Far and away the most popular post here at pastorbrett.com, receiving up to 2,000 hits per week, has been “Should a Christian Drink Alcohol?” In that post I list 21 reasons why I believe it is wise for a Christian to totally abstain from the use of alcohol as a beverage. I recently came across this presentation from Dr. Norman Geisler titled “To Drink or Not Drink: A Sober Look at the Question.” He makes some strong points which I hope you will consider. See the presentation HERE.
A recent study co-authored by former UK chief drugs advisor, Professor David Nutt, states that alcohol is more harmful than heroine or crack. As reported today by the BBC, Professor Nutt ranked “20 drugs on 16 measures of harm to users and to wider society.” Read the entire BBC story HERE. Watch a 2-minute video on how alcohol affects the brain HERE.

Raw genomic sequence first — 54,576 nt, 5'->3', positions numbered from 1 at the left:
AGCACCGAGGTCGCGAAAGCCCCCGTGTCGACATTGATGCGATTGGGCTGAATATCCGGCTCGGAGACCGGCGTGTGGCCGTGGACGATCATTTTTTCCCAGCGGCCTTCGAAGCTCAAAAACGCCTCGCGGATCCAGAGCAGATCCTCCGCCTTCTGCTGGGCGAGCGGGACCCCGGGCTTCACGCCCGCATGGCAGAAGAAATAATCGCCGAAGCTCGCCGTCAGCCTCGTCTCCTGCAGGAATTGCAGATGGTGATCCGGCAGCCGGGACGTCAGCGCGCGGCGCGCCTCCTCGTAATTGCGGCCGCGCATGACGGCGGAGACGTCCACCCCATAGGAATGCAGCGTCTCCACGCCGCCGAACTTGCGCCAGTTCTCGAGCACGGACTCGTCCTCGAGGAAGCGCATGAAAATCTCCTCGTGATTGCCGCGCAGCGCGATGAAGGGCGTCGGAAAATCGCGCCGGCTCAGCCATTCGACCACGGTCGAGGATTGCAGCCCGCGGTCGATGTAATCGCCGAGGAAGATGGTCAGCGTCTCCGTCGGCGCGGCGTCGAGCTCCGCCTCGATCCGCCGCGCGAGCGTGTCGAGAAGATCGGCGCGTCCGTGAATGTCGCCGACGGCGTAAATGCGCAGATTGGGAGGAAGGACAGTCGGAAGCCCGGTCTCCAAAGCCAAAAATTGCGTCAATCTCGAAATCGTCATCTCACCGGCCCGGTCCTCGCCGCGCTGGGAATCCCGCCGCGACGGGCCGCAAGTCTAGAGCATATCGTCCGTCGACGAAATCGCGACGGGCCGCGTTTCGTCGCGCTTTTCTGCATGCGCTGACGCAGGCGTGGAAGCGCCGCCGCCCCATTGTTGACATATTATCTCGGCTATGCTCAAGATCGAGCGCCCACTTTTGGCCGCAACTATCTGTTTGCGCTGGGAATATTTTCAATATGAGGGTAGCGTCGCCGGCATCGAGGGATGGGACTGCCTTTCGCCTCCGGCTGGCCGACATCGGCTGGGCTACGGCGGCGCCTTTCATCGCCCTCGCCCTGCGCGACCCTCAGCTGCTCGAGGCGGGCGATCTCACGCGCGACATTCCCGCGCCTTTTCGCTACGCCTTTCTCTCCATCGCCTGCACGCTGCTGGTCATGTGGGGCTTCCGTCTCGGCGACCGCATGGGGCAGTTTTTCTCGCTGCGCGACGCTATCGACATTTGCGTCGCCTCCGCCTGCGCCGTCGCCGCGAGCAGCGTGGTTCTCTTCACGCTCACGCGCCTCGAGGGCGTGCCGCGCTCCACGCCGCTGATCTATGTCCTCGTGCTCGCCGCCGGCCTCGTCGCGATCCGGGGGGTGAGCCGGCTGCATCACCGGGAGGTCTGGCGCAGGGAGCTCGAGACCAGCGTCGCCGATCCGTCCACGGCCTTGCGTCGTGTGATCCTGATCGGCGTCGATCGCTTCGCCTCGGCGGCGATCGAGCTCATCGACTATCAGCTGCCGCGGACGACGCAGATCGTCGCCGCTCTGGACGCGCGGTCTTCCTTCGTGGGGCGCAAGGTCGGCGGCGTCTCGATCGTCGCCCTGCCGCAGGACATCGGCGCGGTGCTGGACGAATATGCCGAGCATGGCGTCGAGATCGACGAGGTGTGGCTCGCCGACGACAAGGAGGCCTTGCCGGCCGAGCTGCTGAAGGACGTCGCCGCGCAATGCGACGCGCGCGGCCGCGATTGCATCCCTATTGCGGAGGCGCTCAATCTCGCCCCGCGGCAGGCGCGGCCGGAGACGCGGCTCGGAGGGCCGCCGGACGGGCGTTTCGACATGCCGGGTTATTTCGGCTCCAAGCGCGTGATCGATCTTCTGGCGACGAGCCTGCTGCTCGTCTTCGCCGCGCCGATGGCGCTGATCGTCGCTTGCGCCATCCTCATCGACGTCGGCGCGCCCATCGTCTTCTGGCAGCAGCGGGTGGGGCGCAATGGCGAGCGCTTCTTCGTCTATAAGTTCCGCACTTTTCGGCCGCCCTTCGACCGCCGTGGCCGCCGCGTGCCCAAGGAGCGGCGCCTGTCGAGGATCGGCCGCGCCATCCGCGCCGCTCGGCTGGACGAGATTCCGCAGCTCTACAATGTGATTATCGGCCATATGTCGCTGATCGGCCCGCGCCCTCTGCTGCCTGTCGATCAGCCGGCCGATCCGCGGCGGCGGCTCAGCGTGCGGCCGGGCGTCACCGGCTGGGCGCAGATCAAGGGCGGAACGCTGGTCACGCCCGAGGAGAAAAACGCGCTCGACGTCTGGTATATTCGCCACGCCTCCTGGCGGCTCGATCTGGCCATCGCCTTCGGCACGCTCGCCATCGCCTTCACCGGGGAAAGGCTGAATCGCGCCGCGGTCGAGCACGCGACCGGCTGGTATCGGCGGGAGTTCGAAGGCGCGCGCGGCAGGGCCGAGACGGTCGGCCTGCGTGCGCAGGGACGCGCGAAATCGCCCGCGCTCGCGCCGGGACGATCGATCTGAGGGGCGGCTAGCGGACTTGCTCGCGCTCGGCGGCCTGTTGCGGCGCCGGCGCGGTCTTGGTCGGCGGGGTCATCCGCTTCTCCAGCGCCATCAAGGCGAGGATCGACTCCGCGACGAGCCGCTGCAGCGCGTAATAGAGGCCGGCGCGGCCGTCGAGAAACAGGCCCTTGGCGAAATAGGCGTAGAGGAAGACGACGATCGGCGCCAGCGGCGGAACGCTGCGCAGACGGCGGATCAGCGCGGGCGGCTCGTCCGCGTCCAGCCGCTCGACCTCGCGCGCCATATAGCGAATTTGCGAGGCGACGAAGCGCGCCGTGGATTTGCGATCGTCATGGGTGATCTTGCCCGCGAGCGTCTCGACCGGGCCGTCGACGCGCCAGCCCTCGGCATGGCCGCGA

The President of Southeastern Baptist Theological Seminary, Dr. Daniel Akin, has written an irenic and thoughtful post about the subject of drinking. I wholeheartedly agree with him.
The most popular post in the history of this blog is “Should a Christian Drink Alcohol?” In that post I list 21 reasons why it is wise to abstain from alcohol use. I recognize that the incident reported below is an example of alcohol abuse rather than use, but I list it as a reason to abstain because few people who abuse alcohol actually set out to abuse it. Most alcohol abusers are simply users who don’t know when to stop. I think it wise to simply avoid the risk of not knowing when to stop.
Here is reason #22 why I think it is wise to avoid alcohol consumption:
HT: Chris Brauns
Should a Christian drink alcoholic beverages? Christians are divided on the subject. Some Christians, known as prohibitionists, believe that drinking alcoholic beverages is morally wrong. Another group, known as abstentionists, believe that abstaining from use of alcoholic beverages is the wise and loving position. A final group, called the moderationists, believe that drinking alcoholic beverages is acceptable provided they are not abused to the point of drunkenness. All Christians agree that drunkenness is a sin.
Which view is correct?